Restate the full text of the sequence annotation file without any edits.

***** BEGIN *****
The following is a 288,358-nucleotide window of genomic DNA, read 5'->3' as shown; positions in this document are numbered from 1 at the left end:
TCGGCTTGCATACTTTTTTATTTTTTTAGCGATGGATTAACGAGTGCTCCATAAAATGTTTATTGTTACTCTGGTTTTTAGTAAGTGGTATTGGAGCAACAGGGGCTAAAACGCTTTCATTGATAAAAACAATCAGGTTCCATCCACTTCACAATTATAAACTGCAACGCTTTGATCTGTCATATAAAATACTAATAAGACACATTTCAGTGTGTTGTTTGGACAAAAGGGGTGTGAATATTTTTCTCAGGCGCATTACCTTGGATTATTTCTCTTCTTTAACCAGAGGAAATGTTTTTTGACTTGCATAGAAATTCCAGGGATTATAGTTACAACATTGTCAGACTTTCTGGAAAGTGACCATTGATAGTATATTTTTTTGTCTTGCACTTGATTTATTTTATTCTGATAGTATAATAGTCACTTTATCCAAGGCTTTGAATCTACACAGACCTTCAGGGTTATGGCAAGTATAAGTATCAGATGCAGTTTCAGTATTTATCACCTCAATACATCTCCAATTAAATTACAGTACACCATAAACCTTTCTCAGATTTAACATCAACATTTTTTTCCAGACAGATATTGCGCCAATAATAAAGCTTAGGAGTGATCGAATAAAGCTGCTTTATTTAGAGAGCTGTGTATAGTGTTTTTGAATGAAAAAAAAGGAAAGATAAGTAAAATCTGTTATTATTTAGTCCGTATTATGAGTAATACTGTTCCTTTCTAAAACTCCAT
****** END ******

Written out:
The following is a 288,358-nucleotide window of genomic DNA, read 5'->3' as shown; positions in this document are numbered from 1 at the left end:
TCGGCTTGCATACTTTTTTATTTTTTTAGCGATGGATTAACGAGTGCTCCATAAAATGTTTATTGTTACTCTGGTTTTTAGTAAGTGGTATTGGAGCAACAGGGGCTAAAACGCTTTCATTGATAAAAACAATCAGGTTCCATCCACTTCACAATTATAAACTGCAACGCTTTGATCTGTCATATAAAATACTAATAAGACACATTTCAGTGTGTTGTTTGGACAAAAGGGGTGTGAATATTTTTCTCAGGCGCATTACCTTGGATTATTTCTCTTCTTTAACCAGAGGAAATGTTTTTTGACTTGCATAGAAATTCCAGGGATTATAGTTACAACATTGTCAGACTTTCTGGAAAGTGACCATTGATAGTATATTTTTTTGTCTTGCACTTGATTTATTTTATTCTGATAGTATAATAGTCACTTTATCCAAGGCTTTGAATCTACACAGACCTTCAGGGTTATGGCAAGTATAAGTATCAGATGCAGTTTCAGTATTTATCACCTCAATACATCTCCAATTAAATTACAGTACACCATAAACCTTTCTCAGATTTAACATCAACATTTTTTTCCAGACAGATATTGCGCCAATAATAAAGCTTAGGAGTGATCGAATAAAGCTGCTTTATTTAGAGAGCTGTGTATAGTGTTTTTGAATGAAAAAAAAGGAAAGATAAGTAAAATCTGTTATTATTTAGTCCGTATTATGAGTAATACTGTTCCTTTCTAAAACTCCAT